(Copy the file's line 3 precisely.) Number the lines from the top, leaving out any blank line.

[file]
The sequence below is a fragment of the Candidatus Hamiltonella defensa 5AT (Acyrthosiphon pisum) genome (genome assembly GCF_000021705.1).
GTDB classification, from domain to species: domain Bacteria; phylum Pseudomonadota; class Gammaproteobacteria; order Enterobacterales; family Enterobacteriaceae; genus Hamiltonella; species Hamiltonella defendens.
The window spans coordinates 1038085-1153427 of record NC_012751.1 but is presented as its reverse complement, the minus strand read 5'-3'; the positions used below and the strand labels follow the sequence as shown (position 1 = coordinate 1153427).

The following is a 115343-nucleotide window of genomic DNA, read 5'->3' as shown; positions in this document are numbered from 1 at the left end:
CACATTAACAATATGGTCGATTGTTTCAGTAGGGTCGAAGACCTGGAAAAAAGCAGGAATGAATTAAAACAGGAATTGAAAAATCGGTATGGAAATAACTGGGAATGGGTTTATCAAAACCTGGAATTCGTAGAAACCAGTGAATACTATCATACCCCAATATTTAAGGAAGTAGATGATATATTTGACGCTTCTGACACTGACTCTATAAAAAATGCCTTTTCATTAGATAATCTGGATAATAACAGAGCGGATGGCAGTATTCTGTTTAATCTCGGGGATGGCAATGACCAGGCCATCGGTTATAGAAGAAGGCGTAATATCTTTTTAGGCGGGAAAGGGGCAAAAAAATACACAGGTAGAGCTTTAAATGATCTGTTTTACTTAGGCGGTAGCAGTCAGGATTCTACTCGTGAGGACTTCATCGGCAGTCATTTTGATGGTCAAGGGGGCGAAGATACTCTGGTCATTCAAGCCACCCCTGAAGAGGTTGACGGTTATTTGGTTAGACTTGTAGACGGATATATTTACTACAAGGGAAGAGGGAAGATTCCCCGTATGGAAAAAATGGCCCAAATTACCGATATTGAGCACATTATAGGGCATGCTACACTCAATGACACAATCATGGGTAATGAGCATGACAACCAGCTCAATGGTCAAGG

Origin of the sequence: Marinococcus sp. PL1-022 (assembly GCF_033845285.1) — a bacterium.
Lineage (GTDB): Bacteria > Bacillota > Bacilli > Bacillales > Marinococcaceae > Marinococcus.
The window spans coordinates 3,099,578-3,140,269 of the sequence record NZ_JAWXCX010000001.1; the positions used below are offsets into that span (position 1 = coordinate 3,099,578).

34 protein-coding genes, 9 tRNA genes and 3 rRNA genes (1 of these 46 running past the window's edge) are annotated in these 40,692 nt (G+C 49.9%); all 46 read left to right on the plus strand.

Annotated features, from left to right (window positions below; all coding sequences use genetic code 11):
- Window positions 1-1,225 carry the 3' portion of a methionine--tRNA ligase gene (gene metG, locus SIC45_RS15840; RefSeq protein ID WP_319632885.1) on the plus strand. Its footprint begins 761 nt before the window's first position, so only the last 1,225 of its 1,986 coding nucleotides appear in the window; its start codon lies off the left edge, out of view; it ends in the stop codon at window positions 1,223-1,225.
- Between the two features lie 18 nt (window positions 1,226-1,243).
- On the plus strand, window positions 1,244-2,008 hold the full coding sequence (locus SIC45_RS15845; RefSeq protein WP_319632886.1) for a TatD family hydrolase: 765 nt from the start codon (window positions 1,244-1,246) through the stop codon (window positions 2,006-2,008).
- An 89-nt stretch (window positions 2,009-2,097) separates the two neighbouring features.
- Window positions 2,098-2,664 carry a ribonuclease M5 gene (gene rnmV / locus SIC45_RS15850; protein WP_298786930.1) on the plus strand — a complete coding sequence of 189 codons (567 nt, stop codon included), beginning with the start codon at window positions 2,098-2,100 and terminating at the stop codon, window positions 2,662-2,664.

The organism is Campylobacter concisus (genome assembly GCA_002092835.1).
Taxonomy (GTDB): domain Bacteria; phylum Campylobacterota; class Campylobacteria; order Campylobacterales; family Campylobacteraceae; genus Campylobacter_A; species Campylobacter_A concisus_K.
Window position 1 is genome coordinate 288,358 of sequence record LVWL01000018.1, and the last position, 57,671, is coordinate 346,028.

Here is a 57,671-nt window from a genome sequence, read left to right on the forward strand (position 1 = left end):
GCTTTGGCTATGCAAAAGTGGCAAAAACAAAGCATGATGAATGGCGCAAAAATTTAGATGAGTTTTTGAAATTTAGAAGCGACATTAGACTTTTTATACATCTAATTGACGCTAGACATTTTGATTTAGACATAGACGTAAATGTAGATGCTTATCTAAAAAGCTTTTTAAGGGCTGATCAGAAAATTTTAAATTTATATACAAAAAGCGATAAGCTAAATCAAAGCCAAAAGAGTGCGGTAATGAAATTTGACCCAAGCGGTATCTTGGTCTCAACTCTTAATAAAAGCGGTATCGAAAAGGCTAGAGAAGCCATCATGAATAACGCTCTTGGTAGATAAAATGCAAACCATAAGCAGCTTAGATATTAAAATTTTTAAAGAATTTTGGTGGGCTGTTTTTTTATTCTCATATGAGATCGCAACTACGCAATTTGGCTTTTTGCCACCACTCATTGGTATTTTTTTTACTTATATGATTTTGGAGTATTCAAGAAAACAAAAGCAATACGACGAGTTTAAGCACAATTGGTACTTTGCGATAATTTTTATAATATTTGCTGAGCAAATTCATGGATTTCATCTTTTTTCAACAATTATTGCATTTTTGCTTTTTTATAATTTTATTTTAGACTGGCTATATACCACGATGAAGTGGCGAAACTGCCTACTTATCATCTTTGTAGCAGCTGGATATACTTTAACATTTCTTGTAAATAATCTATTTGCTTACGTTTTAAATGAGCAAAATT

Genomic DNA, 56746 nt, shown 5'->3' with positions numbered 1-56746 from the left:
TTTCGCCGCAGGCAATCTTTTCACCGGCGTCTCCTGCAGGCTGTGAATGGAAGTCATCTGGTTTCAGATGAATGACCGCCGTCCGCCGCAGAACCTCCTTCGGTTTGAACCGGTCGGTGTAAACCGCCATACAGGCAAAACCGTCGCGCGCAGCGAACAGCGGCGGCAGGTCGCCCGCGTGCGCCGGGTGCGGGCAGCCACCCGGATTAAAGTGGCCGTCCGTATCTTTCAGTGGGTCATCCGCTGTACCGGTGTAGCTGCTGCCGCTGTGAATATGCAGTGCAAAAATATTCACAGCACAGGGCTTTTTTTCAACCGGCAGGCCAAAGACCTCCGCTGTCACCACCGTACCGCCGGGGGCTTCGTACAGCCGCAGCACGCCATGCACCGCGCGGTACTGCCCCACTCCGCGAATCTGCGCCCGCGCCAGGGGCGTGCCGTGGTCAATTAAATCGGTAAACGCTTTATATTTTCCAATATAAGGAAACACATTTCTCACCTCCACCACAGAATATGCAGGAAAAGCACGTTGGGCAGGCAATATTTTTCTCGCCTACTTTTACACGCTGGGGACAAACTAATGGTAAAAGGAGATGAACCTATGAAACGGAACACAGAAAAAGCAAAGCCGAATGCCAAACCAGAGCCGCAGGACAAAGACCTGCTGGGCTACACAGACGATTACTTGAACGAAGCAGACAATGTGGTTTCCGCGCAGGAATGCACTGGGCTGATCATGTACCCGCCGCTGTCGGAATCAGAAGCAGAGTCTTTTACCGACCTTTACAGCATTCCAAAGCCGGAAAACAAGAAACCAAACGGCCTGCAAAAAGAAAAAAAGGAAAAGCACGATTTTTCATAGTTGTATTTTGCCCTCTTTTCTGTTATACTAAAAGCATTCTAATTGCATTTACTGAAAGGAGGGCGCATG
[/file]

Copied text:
The window spans coordinates 1038085-1153427 of record NC_012751.1 but is presented as its reverse complement, the minus strand read 5'-3'; the positions used below and the strand labels follow the sequence as shown (position 1 = coordinate 1153427).